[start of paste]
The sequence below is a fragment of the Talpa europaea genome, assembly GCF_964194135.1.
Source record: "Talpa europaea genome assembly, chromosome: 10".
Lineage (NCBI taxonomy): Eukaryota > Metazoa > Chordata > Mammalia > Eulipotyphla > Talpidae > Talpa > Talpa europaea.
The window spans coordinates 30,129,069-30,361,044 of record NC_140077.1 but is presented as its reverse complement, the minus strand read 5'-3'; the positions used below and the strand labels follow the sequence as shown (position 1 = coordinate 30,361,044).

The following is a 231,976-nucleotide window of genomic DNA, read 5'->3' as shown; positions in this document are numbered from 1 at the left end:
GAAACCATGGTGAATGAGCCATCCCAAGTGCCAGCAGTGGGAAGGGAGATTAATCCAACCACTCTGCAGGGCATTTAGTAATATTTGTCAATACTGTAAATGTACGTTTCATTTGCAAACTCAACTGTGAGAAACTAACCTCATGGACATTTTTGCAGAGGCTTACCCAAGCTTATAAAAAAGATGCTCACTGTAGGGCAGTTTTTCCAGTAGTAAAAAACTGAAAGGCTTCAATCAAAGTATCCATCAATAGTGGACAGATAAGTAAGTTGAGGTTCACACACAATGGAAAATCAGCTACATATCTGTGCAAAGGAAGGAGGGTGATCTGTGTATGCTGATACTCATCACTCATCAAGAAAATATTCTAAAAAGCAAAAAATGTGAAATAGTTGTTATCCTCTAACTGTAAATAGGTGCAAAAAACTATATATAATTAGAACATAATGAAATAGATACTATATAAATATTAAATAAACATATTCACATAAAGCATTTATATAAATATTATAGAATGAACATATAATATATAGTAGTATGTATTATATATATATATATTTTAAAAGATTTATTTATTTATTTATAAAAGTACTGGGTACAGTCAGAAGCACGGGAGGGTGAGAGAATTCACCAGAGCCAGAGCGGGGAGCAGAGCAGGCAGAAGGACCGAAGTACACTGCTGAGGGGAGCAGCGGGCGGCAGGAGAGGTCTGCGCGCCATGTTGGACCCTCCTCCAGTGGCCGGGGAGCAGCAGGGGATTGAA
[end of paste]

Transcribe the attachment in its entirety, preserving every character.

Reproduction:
The sequence below is a fragment of the Talpa europaea genome, assembly GCF_964194135.1.
Source record: "Talpa europaea genome assembly, chromosome: 10".
Lineage (NCBI taxonomy): Eukaryota > Metazoa > Chordata > Mammalia > Eulipotyphla > Talpidae > Talpa > Talpa europaea.
The window spans coordinates 30,129,069-30,361,044 of record NC_140077.1 but is presented as its reverse complement, the minus strand read 5'-3'; the positions used below and the strand labels follow the sequence as shown (position 1 = coordinate 30,361,044).

The following is a 231,976-nucleotide window of genomic DNA, read 5'->3' as shown; positions in this document are numbered from 1 at the left end:
GAAACCATGGTGAATGAGCCATCCCAAGTGCCAGCAGTGGGAAGGGAGATTAATCCAACCACTCTGCAGGGCATTTAGTAATATTTGTCAATACTGTAAATGTACGTTTCATTTGCAAACTCAACTGTGAGAAACTAACCTCATGGACATTTTTGCAGAGGCTTACCCAAGCTTATAAAAAAGATGCTCACTGTAGGGCAGTTTTTCCAGTAGTAAAAAACTGAAAGGCTTCAATCAAAGTATCCATCAATAGTGGACAGATAAGTAAGTTGAGGTTCACACACAATGGAAAATCAGCTACATATCTGTGCAAAGGAAGGAGGGTGATCTGTGTATGCTGATACTCATCACTCATCAAGAAAATATTCTAAAAAGCAAAAAATGTGAAATAGTTGTTATCCTCTAACTGTAAATAGGTGCAAAAAACTATATATAATTAGAACATAATGAAATAGATACTATATAAATATTAAATAAACATATTCACATAAAGCATTTATATAAATATTATAGAATGAACATATAATATATAGTAGTATGTATTATATATATATATATTTTAAAAGATTTATTTATTTATTTATAAAAGTACTGGGTACAGTCAGAAGCACGGGAGGGTGAGAGAATTCACCAGAGCCAGAGCGGGGAGCAGAGCAGGCAGAAGGACCGAAGTACACTGCTGAGGGGAGCAGCGGGCGGCAGGAGAGGTCTGCGCGCCATGTTGGACCCTCCTCCAGTGGCCGGGGAGCAGCAGGGGATTGAA